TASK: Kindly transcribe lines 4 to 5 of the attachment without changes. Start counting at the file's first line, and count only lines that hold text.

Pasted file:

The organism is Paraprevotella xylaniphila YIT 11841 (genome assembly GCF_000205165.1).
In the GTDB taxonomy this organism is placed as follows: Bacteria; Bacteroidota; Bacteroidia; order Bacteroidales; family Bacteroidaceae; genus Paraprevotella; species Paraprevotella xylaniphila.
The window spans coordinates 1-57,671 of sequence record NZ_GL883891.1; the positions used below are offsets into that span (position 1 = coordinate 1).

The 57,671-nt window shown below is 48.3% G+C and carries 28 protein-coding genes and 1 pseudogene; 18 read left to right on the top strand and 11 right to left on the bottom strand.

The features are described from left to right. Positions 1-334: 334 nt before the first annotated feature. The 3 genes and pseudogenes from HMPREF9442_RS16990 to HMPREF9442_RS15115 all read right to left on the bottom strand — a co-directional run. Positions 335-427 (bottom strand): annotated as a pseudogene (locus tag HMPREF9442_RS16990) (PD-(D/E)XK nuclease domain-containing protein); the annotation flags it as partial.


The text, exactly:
The 57,671-nt window shown below is 48.3% G+C and carries 28 protein-coding genes and 1 pseudogene; 18 read left to right on the top strand and 11 right to left on the bottom strand.

The features are described from left to right. Positions 1-334: 334 nt before the first annotated feature. The 3 genes and pseudogenes from HMPREF9442_RS16990 to HMPREF9442_RS15115 all read right to left on the bottom strand — a co-directional run. Positions 335-427 (bottom strand): annotated as a pseudogene (locus tag HMPREF9442_RS16990) (PD-(D/E)XK nuclease domain-containing protein); the annotation flags it as partial.